How do you manage to have repeatable results with bromine?

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This topic contains 4 replies, has 2 voices, and was last updated by  titisteph 2 years, 3 months ago.

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    Since 8 month ago, I try to use bromine, and it appears to be extremely difficult. I have too many fails.
    First, I tried with bromine water, but after a moment, I understood it’s a too uncertain method : bromine escape too fast from the water, and some areas on the plate are underbromined, while others are too bromined. There is also the risk of moisture for the plate.

    So, I stopped this method, prefering the classic one : silica gel saturated with bromine fumes.
    I followed the advices of the forum in order to obtain the “post-it” color for silica gel.

    The method is far better! I have now very homogeneous results on all the areas on my plates.

    But my problem is the following :
    – I made some tests to find the good time for bromine. I found 1 mn 20 sec for perfect result. I do another test on a complete plate with this time : perfect result again. The weather was dry and sunny. Temp : 25°C.

    But, the day after, I want to do another plate : fail. The plate is underbromined. Almost nothing on the plate. Because the weather changed completely : cloudy, humid, and 19°C. And yet, I added more bromine time : 1 mn 30 sec. It wasn’t enough.

    So, the day after, same weather and temperature. I bromine my plate for 2 mn instead of 1mn 30, in order to compensate the low temperature (19°C). Result : too much bromine! The plate is overexposed and typically fogged.

    There, I’m lost! Yet, after all those tests, the silica gel still have the same post-it color (yellow). Should I add some red charged silica gel after each use? Even if the yellow color is still the same?

    I’m deseperate! Time for bromine change every day! Impossible to have constant result. My problem is that my lab is outside and depend of the weather. One day, it’s 25°C, the day after I have 19°C, etc.

    And it’s seem to be impossible to find the good bromine time just looking at the color of the plate. The only way is to check the time. But if this time changes everyday, how to do?

    What is your solution?

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    As you have learned, Bromine time changes based on weather, temperature, the color shirt you’re wearing, etc. It is different every day.

    I run a test plate at the beginning of every shooting day to determine my Bromine time. I use a set of vertical masks, each exposing 1/4 of my plate, after fuming Iodine to my standard color choice (rose-magenta). I fume the masks to Bromine for 2, 4, 8, and 16 seconds – then expose and develop my test plate. The best Bromine time for the image is easily selected off the test strips.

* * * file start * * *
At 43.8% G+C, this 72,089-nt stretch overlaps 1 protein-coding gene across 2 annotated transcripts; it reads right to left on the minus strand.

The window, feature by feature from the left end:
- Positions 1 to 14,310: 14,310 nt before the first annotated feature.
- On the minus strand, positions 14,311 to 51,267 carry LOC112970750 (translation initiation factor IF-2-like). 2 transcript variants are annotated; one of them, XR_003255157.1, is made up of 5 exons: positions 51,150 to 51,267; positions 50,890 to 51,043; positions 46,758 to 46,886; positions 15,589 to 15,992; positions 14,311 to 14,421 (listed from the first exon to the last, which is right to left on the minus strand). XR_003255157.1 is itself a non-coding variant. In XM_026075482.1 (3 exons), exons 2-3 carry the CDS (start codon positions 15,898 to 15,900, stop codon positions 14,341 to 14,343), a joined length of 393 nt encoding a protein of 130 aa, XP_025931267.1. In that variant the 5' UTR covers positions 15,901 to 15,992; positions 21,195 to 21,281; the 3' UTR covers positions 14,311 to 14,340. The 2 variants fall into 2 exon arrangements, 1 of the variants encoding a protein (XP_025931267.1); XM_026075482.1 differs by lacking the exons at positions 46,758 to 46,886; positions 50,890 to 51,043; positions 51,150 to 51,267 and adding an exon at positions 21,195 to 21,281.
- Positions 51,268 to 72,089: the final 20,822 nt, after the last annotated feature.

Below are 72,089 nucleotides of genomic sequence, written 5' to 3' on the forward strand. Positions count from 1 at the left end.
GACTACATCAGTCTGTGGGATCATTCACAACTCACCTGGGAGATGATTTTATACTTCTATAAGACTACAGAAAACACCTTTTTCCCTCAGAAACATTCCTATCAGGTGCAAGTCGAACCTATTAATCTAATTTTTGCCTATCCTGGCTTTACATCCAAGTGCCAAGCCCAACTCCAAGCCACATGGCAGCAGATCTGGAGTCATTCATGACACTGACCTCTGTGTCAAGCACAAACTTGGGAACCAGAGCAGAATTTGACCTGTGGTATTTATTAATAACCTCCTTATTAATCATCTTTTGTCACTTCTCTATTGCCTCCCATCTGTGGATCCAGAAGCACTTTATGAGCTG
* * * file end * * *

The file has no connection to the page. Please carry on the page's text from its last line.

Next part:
The test plate is also an excellent ‘rehearsal’ for multiple steps Dag creation requires, and to ensure all the supporting chemistry is behaving properly.

    Selecting your Bromine time this way adjusts for all the variables you can’t control – including the strength of your Bromine. Your image of Brominated Silca gel is good – although my working color is lighter than yours.

    Iodine times can be very reliable based on your eye and the plate color. Plate color does not work for Bromine – it is a timed reaction with minimal visual clues.

    This past weekend, plates fumes to 1st rose-magenta needed 6 seconds of bromine time. Next weekend it will be different as the humidity has dropped considerably here.




    Thank you, nawagi, for your fast answer!
    So, I understand there is no real and easy way to obtain repeatable results with bromine… It’s a bad news for me…
    I should be forced to do everytime a test plate just for bromine… exactly what I don’t want to do!

    Dag is so incredibly difficult to practise!

    But there is something I don’t understand : when you put your silica (charged with bromine-yellow color) into your fuming box, prior to doing a first test… how can you be sure there will be the same bromine concentration for the second test one hour later?

    Is there a risk to have lower bromine concentration into the box after a moment, even if the color of the silica doesn’t changes? Is the yellow color is a good predictor?

    Thank you for your help.




    Changes in Bromine box strength arise from time, heat and exposure to the air. I find almost no change over an hour’s time, and no change over during a working day of 8 hours (or 8 plates at my snail-like pace). Significant changes occur from one week to the next, or if the box has a big temperature swing. I keep my boxes in my garage, which is hotter in the summer and colder in the winter. I must bring the boxes inside to stabilize at my darkroom temperature for 24 hours before I use them- but that constant temperature leads to consistency.

    It becomes very challenging when sensitizing plates in the field as temperature can vary.

    I am sympathetic to your frustration with having to do a test plate each time. I changed my attitude about tests a while ago. Yes they take time and materials that you would rather use for a beautiful dag – but that test is what
    makes the dag beautiful. And one test in the morning is a small price to pay for a day of good plates – even two days if the weather holds.




    Hello Nawagi,

    Thank you so much for your help!

    I understand it’s very usefull to have a lab with quite constant temperature.
    Unfortunately, mine is in my garden, and impossible to warm in winter (no door, too much holes!) So, I’m dependent of the weather and it’s very difficult to progress like this.

    And under 12°C, (mid october), it’s over for me, iodine doesn’t want to sensitive my plates. I must wait for spring to continue.

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